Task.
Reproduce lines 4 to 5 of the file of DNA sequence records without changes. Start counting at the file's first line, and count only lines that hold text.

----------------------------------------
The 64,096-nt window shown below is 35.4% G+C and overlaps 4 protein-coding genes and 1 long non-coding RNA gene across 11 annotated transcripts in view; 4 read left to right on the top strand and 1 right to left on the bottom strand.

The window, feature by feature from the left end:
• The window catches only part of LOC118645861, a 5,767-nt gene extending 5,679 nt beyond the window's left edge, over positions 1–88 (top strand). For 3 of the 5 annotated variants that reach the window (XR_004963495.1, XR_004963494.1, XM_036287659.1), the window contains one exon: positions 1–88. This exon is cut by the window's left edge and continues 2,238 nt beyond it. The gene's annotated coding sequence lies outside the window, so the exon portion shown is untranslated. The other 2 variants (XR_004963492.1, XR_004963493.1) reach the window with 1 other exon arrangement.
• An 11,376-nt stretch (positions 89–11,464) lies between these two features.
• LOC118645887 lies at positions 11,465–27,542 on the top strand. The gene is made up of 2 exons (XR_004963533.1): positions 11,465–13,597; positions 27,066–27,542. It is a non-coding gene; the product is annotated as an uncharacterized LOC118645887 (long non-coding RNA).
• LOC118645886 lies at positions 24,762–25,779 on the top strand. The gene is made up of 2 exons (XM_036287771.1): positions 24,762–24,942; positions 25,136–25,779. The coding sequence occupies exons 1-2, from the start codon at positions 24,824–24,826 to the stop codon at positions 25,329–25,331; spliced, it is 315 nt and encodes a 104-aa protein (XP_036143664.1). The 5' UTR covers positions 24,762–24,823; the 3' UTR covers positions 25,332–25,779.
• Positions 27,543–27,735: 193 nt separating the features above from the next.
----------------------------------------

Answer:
• An 11,376-nt stretch (positions 89–11,464) lies between these two features.
• LOC118645887 lies at positions 11,465–27,542 on the top strand. The gene is made up of 2 exons (XR_004963533.1): positions 11,465–13,597; positions 27,066–27,542. It is a non-coding gene; the product is annotated as an uncharacterized LOC118645887 (long non-coding RNA).